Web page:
Rushes: Festivals | Jacquot | Turin | Kuchar

10.February.2012: With Berlinale now underway and several smaller festivals just around the corner, it’s a propitious moment to check in with Cannes director Thierry Frémaux about the future of film festivals. Filmmaker’s Ariston Anderson caught up with him at Emir Kusturica’s Küstendorf Film and Music Festival in Serbia. “All over the world, I see young, enthusiastic people going to festivals, paying attention to screenwriters, to directors, to actors, and making a connection,” says Frémaux. “Among the crowd of 500 people, one, two, or three people will be totally changed by the film. And that is the major task.”

Back to Berlinale, David Hudson sounds lukewarm about Benoît Jacquot’s Opening Night feature, Farewell My Queen: “Like so many films that open festivals great and small, Farewell, My Queen, neither very good nor very bad, almost seems designed to avoid offending anyone invited to the Opening Night gala.” But Indiewire’s Eric Kohn writes that the Versailles period piece demonstrates Jacquot’s psychoanalytic precision with “particular acuity, exploring the burgeoning French Revolution not from the perspective of the Queen but her official reader—a natural side character given a welcome starring role.”

A month ahead of the South by Southwest Film Festival, Peter Hall pulls together dozens of trailers for films scheduled to play the fest.

As mentioned in an earlier post this week, Béla Tarr’s final feature The Turin Horse opens for a weeklong run at New York’s Film Society of Lincoln Center tonight. The theatrical release prompts a pair of fresh reviews from A.O. Scott for The New York Times and Nicholas Rapold for The Village Voice, both of them offering steep praise but also caution for the difficult waters ahead.  In a new interview with Kohn at Indiewire, Tarr is plain about The Turin Horse’s being his last film: “A filmmaker is a nice bourgeois job. But I really don’t want to do it. I’m not a real filmmaker. I’ve always been in it for the people and just wanted to say something about their lives. During these 34 years of filmmaking, I’ve said everything I want to say. I can repeat it, I can do a hundred things, but I really don’t want to bore you. I really don’t want to copy my films. That’s all.”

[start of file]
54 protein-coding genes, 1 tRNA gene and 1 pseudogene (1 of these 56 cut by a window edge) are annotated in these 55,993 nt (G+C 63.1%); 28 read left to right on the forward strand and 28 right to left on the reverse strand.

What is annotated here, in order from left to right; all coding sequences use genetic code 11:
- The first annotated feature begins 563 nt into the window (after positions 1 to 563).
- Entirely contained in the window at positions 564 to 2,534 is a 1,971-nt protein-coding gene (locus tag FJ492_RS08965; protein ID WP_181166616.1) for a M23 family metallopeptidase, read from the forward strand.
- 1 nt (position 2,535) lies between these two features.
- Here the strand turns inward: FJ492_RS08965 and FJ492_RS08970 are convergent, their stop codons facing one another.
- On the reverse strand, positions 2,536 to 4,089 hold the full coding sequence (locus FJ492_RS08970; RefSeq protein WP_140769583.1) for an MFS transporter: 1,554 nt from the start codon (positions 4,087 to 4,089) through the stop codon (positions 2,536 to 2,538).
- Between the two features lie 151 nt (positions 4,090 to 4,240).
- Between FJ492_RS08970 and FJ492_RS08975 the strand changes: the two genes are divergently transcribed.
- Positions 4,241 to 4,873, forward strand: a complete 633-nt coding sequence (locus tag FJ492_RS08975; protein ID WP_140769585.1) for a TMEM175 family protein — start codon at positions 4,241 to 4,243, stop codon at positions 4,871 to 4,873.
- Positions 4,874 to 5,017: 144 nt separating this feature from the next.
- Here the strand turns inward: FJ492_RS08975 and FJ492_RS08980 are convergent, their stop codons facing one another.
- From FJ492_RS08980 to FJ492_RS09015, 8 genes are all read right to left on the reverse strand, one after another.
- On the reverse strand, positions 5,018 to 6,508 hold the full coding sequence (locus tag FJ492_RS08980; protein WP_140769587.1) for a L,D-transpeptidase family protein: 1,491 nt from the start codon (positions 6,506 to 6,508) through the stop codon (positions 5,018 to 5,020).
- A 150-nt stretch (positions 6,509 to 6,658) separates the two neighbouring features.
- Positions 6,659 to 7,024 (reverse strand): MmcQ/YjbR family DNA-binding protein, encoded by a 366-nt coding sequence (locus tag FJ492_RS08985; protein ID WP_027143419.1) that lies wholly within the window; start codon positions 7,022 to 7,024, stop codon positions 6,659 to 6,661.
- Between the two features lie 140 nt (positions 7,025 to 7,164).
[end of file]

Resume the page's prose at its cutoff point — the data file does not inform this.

“Although he passed away last September at the age of 69, George Kuchar will forever remain an immortal of cinema.” So begins the Anthology Film Archive note for a six-part Kuchar retrospective crammed over the next three days at the New York venue. It’s as good a reason as any to revisit the fine remembrance Ed Halter published in this month’s Artforum. “At age sixty-nine, the underground film legend was reportedly the youngest person in the hospice at that moment” Halter writes, “appropriate for a guy who began his career as a teenage director and always retained the energy of a gum-snapping adolescent. Even at the end, he could play the kid with the camera.”

One of Fandor’s featured films of the week focuses on the life of another iconoclastic American original: Monster Road, Brett Ingram’s portrait of animator Bruce Bickford, won Best Documentary at the 2004 Slamdance Film Festival. Also featured is Benjamin Heisenberg’s (grandson of the physicist) superb thriller, The Robber, one of the breakouts of the 2010 Berlinale; an opium-addled Douglas Fairbanks curio called The Mystery of the Leaping Fish; and Nina Paley’s award winning and proudly open source animated feature Sita Sings the Blues.

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